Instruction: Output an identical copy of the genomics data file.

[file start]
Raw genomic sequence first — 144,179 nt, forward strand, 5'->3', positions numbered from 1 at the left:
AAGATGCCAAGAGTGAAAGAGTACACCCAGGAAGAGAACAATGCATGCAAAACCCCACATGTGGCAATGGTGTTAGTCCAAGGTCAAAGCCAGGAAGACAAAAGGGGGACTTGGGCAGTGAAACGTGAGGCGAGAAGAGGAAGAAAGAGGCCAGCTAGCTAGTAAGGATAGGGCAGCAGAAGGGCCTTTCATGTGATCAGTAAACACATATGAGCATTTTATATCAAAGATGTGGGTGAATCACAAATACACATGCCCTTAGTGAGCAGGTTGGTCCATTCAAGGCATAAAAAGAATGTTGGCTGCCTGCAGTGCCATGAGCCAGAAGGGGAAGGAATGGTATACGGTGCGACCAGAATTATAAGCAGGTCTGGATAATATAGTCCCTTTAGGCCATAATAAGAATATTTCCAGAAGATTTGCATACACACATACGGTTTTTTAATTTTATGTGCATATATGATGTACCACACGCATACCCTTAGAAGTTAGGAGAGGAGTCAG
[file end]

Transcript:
Raw genomic sequence first — 144,179 nt, forward strand, 5'->3', positions numbered from 1 at the left:
AAGATGCCAAGAGTGAAAGAGTACACCCAGGAAGAGAACAATGCATGCAAAACCCCACATGTGGCAATGGTGTTAGTCCAAGGTCAAAGCCAGGAAGACAAAAGGGGGACTTGGGCAGTGAAACGTGAGGCGAGAAGAGGAAGAAAGAGGCCAGCTAGCTAGTAAGGATAGGGCAGCAGAAGGGCCTTTCATGTGATCAGTAAACACATATGAGCATTTTATATCAAAGATGTGGGTGAATCACAAATACACATGCCCTTAGTGAGCAGGTTGGTCCATTCAAGGCATAAAAAGAATGTTGGCTGCCTGCAGTGCCATGAGCCAGAAGGGGAAGGAATGGTATACGGTGCGACCAGAATTATAAGCAGGTCTGGATAATATAGTCCCTTTAGGCCATAATAAGAATATTTCCAGAAGATTTGCATACACACATACGGTTTTTTAATTTTATGTGCATATATGATGTACCACACGCATACCCTTAGAAGTTAGGAGAGGAGTCAG